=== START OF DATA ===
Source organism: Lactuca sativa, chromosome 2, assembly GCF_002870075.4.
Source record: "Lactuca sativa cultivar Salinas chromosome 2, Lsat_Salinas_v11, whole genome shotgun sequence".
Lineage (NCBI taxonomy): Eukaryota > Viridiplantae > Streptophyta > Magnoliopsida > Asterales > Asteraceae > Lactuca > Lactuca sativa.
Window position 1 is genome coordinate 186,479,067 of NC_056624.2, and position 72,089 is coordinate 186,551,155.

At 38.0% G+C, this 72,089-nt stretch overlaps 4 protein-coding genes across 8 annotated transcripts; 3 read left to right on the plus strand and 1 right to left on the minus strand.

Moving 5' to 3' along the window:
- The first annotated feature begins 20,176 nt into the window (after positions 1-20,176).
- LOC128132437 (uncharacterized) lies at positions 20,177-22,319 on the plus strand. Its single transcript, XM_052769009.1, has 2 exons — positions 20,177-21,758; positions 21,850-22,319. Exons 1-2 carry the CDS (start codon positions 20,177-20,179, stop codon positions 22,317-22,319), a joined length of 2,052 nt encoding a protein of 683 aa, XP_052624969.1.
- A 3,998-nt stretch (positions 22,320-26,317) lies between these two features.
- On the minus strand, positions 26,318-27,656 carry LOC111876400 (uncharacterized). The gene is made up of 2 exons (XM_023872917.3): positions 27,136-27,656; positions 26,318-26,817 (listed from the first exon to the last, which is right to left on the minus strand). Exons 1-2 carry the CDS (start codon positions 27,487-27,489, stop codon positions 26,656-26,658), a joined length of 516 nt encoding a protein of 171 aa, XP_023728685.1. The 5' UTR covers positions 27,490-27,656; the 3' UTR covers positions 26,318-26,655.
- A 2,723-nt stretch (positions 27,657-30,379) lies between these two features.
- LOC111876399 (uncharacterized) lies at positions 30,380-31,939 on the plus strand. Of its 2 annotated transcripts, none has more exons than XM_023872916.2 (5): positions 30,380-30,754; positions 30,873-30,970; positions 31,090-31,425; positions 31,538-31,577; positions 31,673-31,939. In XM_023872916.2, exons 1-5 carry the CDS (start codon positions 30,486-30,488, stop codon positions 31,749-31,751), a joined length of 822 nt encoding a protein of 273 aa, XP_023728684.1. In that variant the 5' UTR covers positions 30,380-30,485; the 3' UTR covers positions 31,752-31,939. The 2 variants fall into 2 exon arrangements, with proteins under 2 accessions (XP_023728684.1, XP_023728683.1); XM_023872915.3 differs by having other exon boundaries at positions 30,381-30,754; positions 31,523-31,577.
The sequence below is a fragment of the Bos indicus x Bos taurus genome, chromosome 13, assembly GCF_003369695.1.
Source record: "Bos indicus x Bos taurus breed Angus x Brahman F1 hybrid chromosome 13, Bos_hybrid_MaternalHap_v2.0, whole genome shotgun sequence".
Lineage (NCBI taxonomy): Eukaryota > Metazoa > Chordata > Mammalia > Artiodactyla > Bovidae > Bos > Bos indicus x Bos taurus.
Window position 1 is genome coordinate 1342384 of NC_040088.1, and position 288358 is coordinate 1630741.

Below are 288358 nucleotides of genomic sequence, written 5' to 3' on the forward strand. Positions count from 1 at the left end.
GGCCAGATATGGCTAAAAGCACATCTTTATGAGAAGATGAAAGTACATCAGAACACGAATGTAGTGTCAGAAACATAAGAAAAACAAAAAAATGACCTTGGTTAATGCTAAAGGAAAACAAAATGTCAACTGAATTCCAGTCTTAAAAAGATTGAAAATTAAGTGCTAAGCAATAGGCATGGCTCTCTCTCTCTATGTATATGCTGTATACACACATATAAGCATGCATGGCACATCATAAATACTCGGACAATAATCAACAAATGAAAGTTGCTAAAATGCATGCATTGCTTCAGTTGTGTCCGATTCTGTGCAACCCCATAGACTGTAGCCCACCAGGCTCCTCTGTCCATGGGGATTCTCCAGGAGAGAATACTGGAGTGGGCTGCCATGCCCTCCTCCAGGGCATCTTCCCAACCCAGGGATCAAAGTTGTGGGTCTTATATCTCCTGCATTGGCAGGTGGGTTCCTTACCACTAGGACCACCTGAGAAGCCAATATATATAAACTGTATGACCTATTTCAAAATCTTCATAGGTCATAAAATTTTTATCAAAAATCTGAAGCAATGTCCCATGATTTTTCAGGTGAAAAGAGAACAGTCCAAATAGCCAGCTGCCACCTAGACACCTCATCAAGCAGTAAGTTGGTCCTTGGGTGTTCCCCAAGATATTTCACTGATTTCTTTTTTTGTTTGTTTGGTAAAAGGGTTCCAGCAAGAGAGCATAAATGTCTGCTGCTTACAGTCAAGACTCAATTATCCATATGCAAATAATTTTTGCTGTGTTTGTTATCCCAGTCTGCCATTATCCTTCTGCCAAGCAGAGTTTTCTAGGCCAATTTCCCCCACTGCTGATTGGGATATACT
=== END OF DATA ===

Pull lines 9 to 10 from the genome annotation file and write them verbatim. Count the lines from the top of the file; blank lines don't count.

- A 3,998-nt stretch (positions 22,320-26,317) lies between these two features.
- On the minus strand, positions 26,318-27,656 carry LOC111876400 (uncharacterized). The gene is made up of 2 exons (XM_023872917.3): positions 27,136-27,656; positions 26,318-26,817 (listed from the first exon to the last, which is right to left on the minus strand). Exons 1-2 carry the CDS (start codon positions 27,487-27,489, stop codon positions 26,656-26,658), a joined length of 516 nt encoding a protein of 171 aa, XP_023728685.1. The 5' UTR covers positions 27,490-27,656; the 3' UTR covers positions 26,318-26,655.